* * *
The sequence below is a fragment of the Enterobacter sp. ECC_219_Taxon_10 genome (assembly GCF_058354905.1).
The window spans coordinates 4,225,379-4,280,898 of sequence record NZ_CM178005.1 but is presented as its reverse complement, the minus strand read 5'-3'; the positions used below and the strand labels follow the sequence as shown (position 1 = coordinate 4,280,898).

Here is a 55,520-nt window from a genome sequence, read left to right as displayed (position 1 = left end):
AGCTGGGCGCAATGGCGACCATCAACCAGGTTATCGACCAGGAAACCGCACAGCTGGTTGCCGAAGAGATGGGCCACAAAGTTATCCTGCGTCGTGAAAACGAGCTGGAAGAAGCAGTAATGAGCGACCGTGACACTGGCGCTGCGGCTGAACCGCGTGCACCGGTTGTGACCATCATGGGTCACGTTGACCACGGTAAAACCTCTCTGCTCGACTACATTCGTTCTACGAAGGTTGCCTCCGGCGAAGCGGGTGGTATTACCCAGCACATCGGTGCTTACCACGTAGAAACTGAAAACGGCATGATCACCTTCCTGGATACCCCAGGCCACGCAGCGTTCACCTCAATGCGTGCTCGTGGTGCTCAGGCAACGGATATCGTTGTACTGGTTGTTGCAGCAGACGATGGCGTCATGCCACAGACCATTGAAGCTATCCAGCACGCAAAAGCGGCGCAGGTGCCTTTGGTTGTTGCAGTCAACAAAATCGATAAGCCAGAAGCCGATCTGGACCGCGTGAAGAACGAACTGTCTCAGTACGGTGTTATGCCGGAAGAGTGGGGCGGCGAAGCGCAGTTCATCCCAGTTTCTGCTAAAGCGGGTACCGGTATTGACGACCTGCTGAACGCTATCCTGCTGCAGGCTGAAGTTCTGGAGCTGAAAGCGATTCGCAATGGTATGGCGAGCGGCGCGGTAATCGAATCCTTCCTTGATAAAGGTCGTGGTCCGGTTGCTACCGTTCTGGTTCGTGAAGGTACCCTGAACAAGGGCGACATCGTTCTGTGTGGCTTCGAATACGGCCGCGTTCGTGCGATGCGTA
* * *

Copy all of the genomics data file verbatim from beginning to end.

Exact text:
The sequence below is a fragment of the Enterobacter sp. ECC_219_Taxon_10 genome (assembly GCF_058354905.1).
The window spans coordinates 4,225,379-4,280,898 of sequence record NZ_CM178005.1 but is presented as its reverse complement, the minus strand read 5'-3'; the positions used below and the strand labels follow the sequence as shown (position 1 = coordinate 4,280,898).

Here is a 55,520-nt window from a genome sequence, read left to right as displayed (position 1 = left end):
AGCTGGGCGCAATGGCGACCATCAACCAGGTTATCGACCAGGAAACCGCACAGCTGGTTGCCGAAGAGATGGGCCACAAAGTTATCCTGCGTCGTGAAAACGAGCTGGAAGAAGCAGTAATGAGCGACCGTGACACTGGCGCTGCGGCTGAACCGCGTGCACCGGTTGTGACCATCATGGGTCACGTTGACCACGGTAAAACCTCTCTGCTCGACTACATTCGTTCTACGAAGGTTGCCTCCGGCGAAGCGGGTGGTATTACCCAGCACATCGGTGCTTACCACGTAGAAACTGAAAACGGCATGATCACCTTCCTGGATACCCCAGGCCACGCAGCGTTCACCTCAATGCGTGCTCGTGGTGCTCAGGCAACGGATATCGTTGTACTGGTTGTTGCAGCAGACGATGGCGTCATGCCACAGACCATTGAAGCTATCCAGCACGCAAAAGCGGCGCAGGTGCCTTTGGTTGTTGCAGTCAACAAAATCGATAAGCCAGAAGCCGATCTGGACCGCGTGAAGAACGAACTGTCTCAGTACGGTGTTATGCCGGAAGAGTGGGGCGGCGAAGCGCAGTTCATCCCAGTTTCTGCTAAAGCGGGTACCGGTATTGACGACCTGCTGAACGCTATCCTGCTGCAGGCTGAAGTTCTGGAGCTGAAAGCGATTCGCAATGGTATGGCGAGCGGCGCGGTAATCGAATCCTTCCTTGATAAAGGTCGTGGTCCGGTTGCTACCGTTCTGGTTCGTGAAGGTACCCTGAACAAGGGCGACATCGTTCTGTGTGGCTTCGAATACGGCCGCGTTCGTGCGATGCGTA